In addition to Akhtar, there’s a host of enjoyable performances. A younger Ranevskaya than I’ve previously seen, Hoss brings outs the careless naivety of Ranevskaya. June Watson quietly stands out as Firs, slowly shuffling and grumbling around the large house until she’s the only one left (although I wondered if she was in character or not for her offstage naps).  Eanna Hardwicke, making his professional stage debut after his chilling performance in The Sixth Commandment for which he was BAFTA-nominated, adds a much-needed injection of humour with his clowning and incessantly squeaking shoes. And much of the rest of the cast provide a youthful bounce and (perhaps na├»ve) optimism which keep the pace up nicely. They are well complemented by a trio of musicians who underscore much of the second act onstage with the cast performing into microphones (the music is composed by May Kershaw and musical direction and additional composition by Zac Gvi). Writing this a few weeks after seeing it, I can’t deny that Andrews’ aesthetic stays with you. But, despite the strength of Chekhov’s play, the interpretation gets in its way. The orchard has been stripped. But at what cost?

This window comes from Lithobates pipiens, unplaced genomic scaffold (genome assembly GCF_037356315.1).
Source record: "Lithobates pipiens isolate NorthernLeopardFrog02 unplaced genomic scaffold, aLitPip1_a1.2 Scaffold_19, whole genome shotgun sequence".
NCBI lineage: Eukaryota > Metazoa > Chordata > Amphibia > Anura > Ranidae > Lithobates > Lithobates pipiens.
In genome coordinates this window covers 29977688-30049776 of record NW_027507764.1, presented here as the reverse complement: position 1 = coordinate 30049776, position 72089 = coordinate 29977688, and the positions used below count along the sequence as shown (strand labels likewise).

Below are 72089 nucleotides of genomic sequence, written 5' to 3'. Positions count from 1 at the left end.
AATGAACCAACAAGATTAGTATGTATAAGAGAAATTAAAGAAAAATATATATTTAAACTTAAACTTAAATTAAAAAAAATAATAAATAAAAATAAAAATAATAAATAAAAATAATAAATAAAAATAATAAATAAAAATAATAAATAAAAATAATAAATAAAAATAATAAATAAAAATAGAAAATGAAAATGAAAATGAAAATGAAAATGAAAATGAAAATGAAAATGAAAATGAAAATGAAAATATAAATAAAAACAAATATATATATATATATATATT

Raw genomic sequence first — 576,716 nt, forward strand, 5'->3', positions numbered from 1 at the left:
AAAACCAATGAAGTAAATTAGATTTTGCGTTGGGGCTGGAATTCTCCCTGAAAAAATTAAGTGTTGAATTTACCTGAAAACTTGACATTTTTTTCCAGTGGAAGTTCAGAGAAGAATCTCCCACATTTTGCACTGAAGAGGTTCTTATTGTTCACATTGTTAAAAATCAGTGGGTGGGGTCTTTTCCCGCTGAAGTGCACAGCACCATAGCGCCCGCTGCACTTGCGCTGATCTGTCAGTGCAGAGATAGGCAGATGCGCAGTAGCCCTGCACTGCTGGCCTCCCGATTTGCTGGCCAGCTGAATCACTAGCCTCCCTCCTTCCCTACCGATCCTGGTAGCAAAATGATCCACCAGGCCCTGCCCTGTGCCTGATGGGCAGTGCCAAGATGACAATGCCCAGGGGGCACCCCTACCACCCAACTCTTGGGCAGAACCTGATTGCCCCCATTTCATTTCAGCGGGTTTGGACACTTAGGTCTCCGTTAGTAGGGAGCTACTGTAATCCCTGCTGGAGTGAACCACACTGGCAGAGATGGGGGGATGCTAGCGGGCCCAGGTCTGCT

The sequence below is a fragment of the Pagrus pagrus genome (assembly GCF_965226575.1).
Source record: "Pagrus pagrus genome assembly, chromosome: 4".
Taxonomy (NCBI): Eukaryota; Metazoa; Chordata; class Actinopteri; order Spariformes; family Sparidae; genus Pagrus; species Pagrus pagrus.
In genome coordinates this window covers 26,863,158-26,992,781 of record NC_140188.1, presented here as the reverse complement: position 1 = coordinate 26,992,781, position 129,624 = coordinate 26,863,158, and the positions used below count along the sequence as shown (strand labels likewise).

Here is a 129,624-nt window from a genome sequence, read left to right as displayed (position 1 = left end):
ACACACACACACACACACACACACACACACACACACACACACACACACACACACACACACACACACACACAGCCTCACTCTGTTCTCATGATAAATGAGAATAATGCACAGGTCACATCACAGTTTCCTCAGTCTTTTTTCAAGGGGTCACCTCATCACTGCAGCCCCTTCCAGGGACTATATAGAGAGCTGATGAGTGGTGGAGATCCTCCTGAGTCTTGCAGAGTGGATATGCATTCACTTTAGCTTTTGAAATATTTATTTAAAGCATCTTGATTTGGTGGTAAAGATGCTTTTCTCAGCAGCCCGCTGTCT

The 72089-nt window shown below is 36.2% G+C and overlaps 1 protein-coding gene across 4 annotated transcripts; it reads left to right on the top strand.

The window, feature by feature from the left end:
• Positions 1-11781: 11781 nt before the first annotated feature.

The Cherry Orchard plays at the Donmar Warehouse until 22nd June. For more information, please visit https://www.donmarwarehouse.com/


More about Not Exactly Billington.

 

Nina Hoss and Adeel Akhtar in The Cherry Orchard. Credit: Johan Persson